Zeitschrift für Depression und Angst

Zeitschrift für Depression und Angst
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ISSN: 2167-1044


The Aborted Time: A Temporal View on the Trauma of Pregnancy Loss

Ortal Slobodin

Miscarriage is increasingly understood as a potential trauma. Studies revealed that many women suffer from post-traumatic symptoms long after the miscarriage, including anxiety, avoidance, re-experiencing, helplessness, shame, and guilt.

This paper explores the trauma of miscarriage from a temporal view. It is known that traumatic incidents effect and distort the normal experience of time. These changes reflect the interruption to the linear process of psychological development, but also serve to protect the individual from the unbearable consequences of the trauma. However, the association between time and trauma was never examined in the context of pregnancy loss.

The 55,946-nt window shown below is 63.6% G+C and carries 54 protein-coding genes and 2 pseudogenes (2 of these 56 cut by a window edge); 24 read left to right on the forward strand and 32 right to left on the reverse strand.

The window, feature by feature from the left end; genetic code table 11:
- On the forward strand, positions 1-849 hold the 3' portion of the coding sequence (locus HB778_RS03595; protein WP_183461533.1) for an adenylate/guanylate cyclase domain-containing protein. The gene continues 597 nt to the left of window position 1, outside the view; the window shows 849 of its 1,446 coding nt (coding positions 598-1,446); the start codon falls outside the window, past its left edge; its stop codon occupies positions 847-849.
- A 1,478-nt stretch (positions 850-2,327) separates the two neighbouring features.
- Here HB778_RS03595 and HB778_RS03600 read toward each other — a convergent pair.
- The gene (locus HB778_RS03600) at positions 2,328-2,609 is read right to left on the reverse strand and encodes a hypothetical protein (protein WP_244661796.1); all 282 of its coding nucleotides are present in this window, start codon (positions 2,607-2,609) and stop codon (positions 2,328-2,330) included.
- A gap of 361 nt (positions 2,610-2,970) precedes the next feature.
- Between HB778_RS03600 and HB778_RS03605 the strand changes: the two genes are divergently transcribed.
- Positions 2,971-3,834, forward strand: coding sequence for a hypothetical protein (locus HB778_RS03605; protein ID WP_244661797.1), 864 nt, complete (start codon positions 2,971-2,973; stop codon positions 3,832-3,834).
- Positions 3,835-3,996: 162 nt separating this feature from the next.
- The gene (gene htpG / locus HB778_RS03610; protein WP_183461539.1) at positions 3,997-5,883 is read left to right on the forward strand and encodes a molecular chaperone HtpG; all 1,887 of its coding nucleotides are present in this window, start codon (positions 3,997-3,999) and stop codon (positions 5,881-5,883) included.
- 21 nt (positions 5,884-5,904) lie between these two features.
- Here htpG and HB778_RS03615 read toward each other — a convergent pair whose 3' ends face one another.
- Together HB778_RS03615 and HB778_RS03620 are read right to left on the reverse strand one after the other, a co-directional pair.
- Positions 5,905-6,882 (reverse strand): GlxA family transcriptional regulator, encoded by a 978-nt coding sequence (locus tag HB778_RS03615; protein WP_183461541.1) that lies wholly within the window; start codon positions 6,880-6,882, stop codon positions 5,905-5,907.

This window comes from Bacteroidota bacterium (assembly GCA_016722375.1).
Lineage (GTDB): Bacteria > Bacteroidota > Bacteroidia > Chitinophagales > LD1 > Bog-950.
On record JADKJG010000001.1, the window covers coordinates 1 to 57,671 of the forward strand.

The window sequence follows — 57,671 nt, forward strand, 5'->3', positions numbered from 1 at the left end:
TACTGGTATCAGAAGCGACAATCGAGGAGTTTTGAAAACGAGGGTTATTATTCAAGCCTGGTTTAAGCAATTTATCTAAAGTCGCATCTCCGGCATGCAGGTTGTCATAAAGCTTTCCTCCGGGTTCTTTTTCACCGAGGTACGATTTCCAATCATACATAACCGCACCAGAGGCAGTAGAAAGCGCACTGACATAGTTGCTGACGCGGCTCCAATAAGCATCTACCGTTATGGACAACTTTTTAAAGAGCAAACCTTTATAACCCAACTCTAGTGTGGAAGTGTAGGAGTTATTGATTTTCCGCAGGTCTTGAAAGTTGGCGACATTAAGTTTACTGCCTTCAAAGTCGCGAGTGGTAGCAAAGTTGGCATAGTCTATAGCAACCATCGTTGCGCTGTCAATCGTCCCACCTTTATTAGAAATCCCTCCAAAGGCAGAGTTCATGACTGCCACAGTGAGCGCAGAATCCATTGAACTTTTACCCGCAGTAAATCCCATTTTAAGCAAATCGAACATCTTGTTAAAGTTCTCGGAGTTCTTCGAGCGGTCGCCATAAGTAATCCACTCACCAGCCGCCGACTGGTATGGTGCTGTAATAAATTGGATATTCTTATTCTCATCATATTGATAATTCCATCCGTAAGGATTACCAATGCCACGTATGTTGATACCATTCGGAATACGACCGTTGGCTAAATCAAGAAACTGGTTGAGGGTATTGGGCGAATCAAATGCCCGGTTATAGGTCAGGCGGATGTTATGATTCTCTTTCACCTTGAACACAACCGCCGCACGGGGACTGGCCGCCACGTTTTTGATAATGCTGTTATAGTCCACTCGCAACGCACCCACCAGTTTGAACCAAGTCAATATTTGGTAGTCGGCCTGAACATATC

The dimension of time has a unique importance in pregnancy, partly due to technological advances that affect the notion of time and the importance given today to the first three months. During the weeks of pregnancy, the mother is going through intensive mental and physical development that involves changes in fundamental life patterns. When a pregnancy is abruptly terminated, the sense of development, coherence, and continuity is compromised. The vital movement towards the future is replaced by feelings of atrophy, emptiness, and 'freezing'. Because the feelings of continuity and development were abruptly perforated, changes and distortions in time experience following pregnancy loss could be considered as indicators of traumatic occurrence.

Clinical work with women following miscarriage suggests that, similar to other traumas, miscarriage narratives contain preoccupation, changes and even distortions in time experience. For example, women may still monitor the age of the pregnancy as if it still exists; report a feeling that time has stopped moving, or feel that they went back to the beginning point, indicating that time became sterile and meaningless. These themes are illustrated by clinical examples and vignettes of women who participated in a support group for pregnancy loss.